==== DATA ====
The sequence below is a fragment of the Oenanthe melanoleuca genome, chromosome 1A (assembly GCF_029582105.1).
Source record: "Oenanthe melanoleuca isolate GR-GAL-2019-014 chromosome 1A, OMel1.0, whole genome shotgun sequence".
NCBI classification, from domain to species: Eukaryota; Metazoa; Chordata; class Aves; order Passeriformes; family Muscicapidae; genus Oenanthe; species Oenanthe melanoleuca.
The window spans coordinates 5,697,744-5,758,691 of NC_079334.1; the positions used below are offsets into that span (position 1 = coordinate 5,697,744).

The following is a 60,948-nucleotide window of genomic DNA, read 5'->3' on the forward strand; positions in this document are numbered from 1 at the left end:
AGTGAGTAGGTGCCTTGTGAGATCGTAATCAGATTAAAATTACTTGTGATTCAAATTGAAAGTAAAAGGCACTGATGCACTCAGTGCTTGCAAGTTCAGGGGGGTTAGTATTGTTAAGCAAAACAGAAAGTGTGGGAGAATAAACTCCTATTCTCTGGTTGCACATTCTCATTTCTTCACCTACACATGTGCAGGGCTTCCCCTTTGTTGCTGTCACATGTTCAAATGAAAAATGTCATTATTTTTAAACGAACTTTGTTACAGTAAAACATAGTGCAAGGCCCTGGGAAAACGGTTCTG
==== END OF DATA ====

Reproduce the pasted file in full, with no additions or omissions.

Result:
The sequence below is a fragment of the Oenanthe melanoleuca genome, chromosome 1A (assembly GCF_029582105.1).
Source record: "Oenanthe melanoleuca isolate GR-GAL-2019-014 chromosome 1A, OMel1.0, whole genome shotgun sequence".
NCBI classification, from domain to species: Eukaryota; Metazoa; Chordata; class Aves; order Passeriformes; family Muscicapidae; genus Oenanthe; species Oenanthe melanoleuca.
The window spans coordinates 5,697,744-5,758,691 of NC_079334.1; the positions used below are offsets into that span (position 1 = coordinate 5,697,744).

The following is a 60,948-nucleotide window of genomic DNA, read 5'->3' on the forward strand; positions in this document are numbered from 1 at the left end:
AGTGAGTAGGTGCCTTGTGAGATCGTAATCAGATTAAAATTACTTGTGATTCAAATTGAAAGTAAAAGGCACTGATGCACTCAGTGCTTGCAAGTTCAGGGGGGTTAGTATTGTTAAGCAAAACAGAAAGTGTGGGAGAATAAACTCCTATTCTCTGGTTGCACATTCTCATTTCTTCACCTACACATGTGCAGGGCTTCCCCTTTGTTGCTGTCACATGTTCAAATGAAAAATGTCATTATTTTTAAACGAACTTTGTTACAGTAAAACATAGTGCAAGGCCCTGGGAAAACGGTTCTG